Blood clots may migrate along with blood flow from various parts of the body to the lungs and block the blood vessels of the lungs. This condition is known as pulmonary embolism. When only small clots reach the blood vessels of the lungs, only a small portion of the blood vessels of the lung is blocked and may not cause any problem. But when large clots or multiple clots migrate to the lungs and block major blood vessels of the lung or multiple blood vessels, it can cause significant problems. Lack of blood flow to regions of the lung cause wastage of air breathed in, which goes back without being utilized for oxygenating the blood. Hence the oxygen level in the blood falls, causing breathlessness and bluish discoloration of the skin in extreme cases. Blockage of parts of the blood circulation to the lung causes an increase in the blood pressure in the remain blood vessels. High blood pressure in the blood vessels of the lung leads to failure of the right ventricle (lower muscular chamber of the heart) which pumps blood into the lungs. When sufficient quantity of blood cannot be pumped to the lungs, the blood returning to the left atrium (upper chamber of the heart) also decreases, which in turn leads to lower volume of blood pumped into the rest of the body. This causes a fall in the blood pressure of the rest of the body. The individual feels dizziness and may faint in severe cases. It can be seen that massive pulmonary embolism is a life threatening situation demanding immediate medical attention.
How is thyroid linked to heart disease?
Heart disease can occur with both increased function of the thyroid gland and decreased function of the thyroid gland. When thyroid function is increased, heart rate increases and the work load of the heart increases. In severe cases heart failure may occur. A peculiarity of heart failure associated with increased thyroid function is that it is a high output failure unlike the usual heart failure in which the pumping function of the heart is reduced and low output failure occurs. While in low output heart failure the extremities are cold, in high output failure due to increased thyroid function, the extremities of the limbs are warm. Another important issue with increased thyroid function is that the heart rhythm may become irregular. This condition is known as atrial fibrillation, in which the upper chambers of the heart generate very fast irregular signals, but fail to contract well. Hence the blood stagnates in some parts of the upper chambers (left atrium) and clots may form. If these clots migrate to the blood vessels of the brain, a stroke may result.
Reduced function of the thyroid gland is also associated with heart disease. Cholesterol levels go up when thyroid function comes down. This in turn can enhance the chance of plaque build up in the blood vessels of the heart (coronary arteries). When thyroid function is very low, fluid collects in various parts of the body. This may occur within the covering of the heart known as pericardium. Collection of fluid within the covering of the heart is called pericardial effusion. If it is severe enough to compress the heart, it prevents proper filling of the heart and blood pressure falls.
How are stroke and heart disease related?
Stroke is often due to sudden loss of blood supply to a region of the brain which usually results in paralysis of a part of the body. Stroke could also be due to bleeding into a part of the brain. Strokes and heart disease are linked together in various ways. In general, risk factors for stroke and some forms of heart disease are similar. Strokes due to blocks in blood vessels, can be seen along with blocks in blood vessels of the heart. Stroke can occur after a heart attack as well. Heart attack damages a part of the heart muscle. This can lead to damage of the inner lining of the heart in that region. A blood clot can form on the inner surface of the heart as a consequence. These clots can break away into the circulation and get lodged into a blood vessel of the brain. The clot thus blocks a blood vessel of the brain and causes stroke.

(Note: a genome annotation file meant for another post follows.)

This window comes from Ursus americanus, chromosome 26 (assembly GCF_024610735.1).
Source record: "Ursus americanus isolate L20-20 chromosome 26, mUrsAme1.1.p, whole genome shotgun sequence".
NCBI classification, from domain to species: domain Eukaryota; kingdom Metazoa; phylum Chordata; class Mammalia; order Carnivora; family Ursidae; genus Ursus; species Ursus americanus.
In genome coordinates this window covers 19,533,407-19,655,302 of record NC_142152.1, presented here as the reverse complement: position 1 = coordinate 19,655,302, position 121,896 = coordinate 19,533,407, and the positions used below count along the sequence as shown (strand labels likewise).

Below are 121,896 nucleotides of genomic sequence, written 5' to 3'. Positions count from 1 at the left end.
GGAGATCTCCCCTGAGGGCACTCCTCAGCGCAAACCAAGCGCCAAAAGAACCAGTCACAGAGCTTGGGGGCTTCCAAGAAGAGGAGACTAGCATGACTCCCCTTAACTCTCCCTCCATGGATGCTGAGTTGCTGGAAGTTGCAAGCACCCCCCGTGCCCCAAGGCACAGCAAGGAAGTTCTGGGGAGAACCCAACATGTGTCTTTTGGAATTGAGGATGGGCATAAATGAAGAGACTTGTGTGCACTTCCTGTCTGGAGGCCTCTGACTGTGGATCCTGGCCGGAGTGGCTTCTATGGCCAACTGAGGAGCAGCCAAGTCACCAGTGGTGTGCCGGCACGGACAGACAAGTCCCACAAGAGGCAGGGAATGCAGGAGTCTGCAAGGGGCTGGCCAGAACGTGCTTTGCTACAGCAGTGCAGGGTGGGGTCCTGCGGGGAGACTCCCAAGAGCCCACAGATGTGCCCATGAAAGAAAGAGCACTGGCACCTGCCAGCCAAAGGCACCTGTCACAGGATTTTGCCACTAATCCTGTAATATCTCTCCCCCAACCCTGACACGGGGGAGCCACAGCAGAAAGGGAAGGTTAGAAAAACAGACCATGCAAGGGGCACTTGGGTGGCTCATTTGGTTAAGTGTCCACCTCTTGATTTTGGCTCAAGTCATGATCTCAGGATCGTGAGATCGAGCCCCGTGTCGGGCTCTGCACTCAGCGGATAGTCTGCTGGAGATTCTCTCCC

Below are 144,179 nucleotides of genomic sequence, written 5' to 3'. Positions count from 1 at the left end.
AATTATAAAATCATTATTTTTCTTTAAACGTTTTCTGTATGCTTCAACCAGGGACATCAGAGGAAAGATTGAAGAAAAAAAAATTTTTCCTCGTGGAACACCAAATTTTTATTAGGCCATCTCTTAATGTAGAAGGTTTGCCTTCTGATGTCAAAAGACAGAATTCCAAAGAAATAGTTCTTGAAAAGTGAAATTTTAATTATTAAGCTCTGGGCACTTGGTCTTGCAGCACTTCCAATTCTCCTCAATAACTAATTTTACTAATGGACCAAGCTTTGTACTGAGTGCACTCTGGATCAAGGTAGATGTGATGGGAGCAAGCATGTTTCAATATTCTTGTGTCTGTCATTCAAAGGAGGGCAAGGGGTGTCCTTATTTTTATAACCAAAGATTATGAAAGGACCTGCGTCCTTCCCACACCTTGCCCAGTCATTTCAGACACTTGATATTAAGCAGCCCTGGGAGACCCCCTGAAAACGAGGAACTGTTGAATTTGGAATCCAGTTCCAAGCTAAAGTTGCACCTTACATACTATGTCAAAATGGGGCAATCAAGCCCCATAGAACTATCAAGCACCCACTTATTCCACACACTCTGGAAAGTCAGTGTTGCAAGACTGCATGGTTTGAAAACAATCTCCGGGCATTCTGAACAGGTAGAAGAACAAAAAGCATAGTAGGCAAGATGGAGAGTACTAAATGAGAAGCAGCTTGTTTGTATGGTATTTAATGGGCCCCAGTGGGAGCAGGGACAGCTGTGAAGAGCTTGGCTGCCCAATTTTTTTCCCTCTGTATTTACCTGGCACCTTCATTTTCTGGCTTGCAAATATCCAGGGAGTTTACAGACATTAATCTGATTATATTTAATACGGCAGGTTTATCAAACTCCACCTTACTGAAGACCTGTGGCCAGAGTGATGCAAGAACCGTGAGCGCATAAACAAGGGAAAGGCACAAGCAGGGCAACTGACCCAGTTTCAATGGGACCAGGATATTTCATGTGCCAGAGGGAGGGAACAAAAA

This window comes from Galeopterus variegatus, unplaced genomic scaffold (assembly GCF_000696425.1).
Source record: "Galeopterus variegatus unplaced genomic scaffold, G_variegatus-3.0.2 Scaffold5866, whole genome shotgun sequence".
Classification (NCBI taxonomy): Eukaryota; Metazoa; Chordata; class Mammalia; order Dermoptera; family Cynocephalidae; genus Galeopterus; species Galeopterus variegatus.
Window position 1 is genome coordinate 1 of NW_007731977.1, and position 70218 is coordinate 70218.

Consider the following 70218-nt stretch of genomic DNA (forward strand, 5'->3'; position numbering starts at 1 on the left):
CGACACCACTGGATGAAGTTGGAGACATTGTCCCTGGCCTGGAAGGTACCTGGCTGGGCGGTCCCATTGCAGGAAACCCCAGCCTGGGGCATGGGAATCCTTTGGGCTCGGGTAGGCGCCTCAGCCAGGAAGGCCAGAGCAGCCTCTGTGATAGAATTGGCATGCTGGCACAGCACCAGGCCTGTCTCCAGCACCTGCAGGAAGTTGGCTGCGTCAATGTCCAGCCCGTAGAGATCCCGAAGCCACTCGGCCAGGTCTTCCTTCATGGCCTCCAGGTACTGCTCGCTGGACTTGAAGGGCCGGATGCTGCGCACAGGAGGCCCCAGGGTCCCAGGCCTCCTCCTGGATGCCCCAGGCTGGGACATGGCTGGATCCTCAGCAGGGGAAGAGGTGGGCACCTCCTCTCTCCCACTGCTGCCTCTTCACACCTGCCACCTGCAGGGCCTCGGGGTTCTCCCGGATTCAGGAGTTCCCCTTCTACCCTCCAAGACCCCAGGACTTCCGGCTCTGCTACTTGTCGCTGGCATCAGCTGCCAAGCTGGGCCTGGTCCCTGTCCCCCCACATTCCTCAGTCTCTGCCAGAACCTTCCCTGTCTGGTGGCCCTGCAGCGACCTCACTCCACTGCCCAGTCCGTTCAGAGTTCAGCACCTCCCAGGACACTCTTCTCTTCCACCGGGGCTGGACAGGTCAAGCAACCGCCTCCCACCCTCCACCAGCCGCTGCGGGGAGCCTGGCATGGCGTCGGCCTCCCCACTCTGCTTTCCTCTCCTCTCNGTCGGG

Another type of heart disease which leads to stroke is an abnormal rhythm of the heart known as atrial fibrillation. In atrial fibrillation, there is a fast irregular rhythm originating in the upper chambers of the heart. The rhythm is so fast that effective contractions of the upper chambers cease. This leads to stagnation of blood in certain parts of the left atrium (upper chamber of the heart), where a blood clot can form. These clots can also get dislodged and travel to blood vessels of the brain. They in turn block a blood vessel of the brain and cause stroke.
Another reason for stroke is high blood pressure. When the blood pressure goes very high suddenly, small blood vessels in the brain may break leading to a bleed into the brain matter. This form of stroke (hemorrhagic stroke) is generally more dangerous than a stroke due to blockage of a blood vessel. Even without a bleed, brain function can be altered due to high blood pressure, causing alteration in the level of consciousness. But then that is not a stroke, but called as hypertensive encephalopathy (brain disease due to high blood pressure).
This is a revised version of my previous post elsewhere.
Coronary steal is the term given to blood being stolen from one region of the coronary tree by another. It is also called coronary steal syndrome. In fact the term steal is used in vascular medicine for one territory stealing blood from another territory. Another example of steal is subclavian steal in which the arm steals blood from the brain so that the person feels giddiness during arm exercise. Steal occurs when there is obstruction to one vessel which is connected to another. Coming back to coronary steal, it occurs when certain type of vasodilators (blood vessel dilating drugs) are given. The classical example is a drug called dipyridamole. Dipyridamole is both an antiplatelet drug and a vasodilator. When it is given to a person with partial obstruction to a coronary artery, all the coronary vessels dilate. Hence blood will flow preferentially to the non obstructed vessels, reducing the flow in the region of the obstructed vessel. Hence the drug given to improve the circulation will predispose to stealing of the blood into other regions. This is why dipyridamole is not used for this purpose usually. This disadvantage can be used in the form of dipyridamole stress test to bring out the deficiency of blood supply in a suspected case, if the person is unable to undergo a treadmill exercise test due to physical deficits in the legs. Another drug with similar effect is adenosine. Adenosine is used for pharmacological stress test now a days because it is short acting. Any reduction in blood supply to a region of the heart produced by adenosine is quickly reversed and unlikely to lead to long lasting cardiac damage.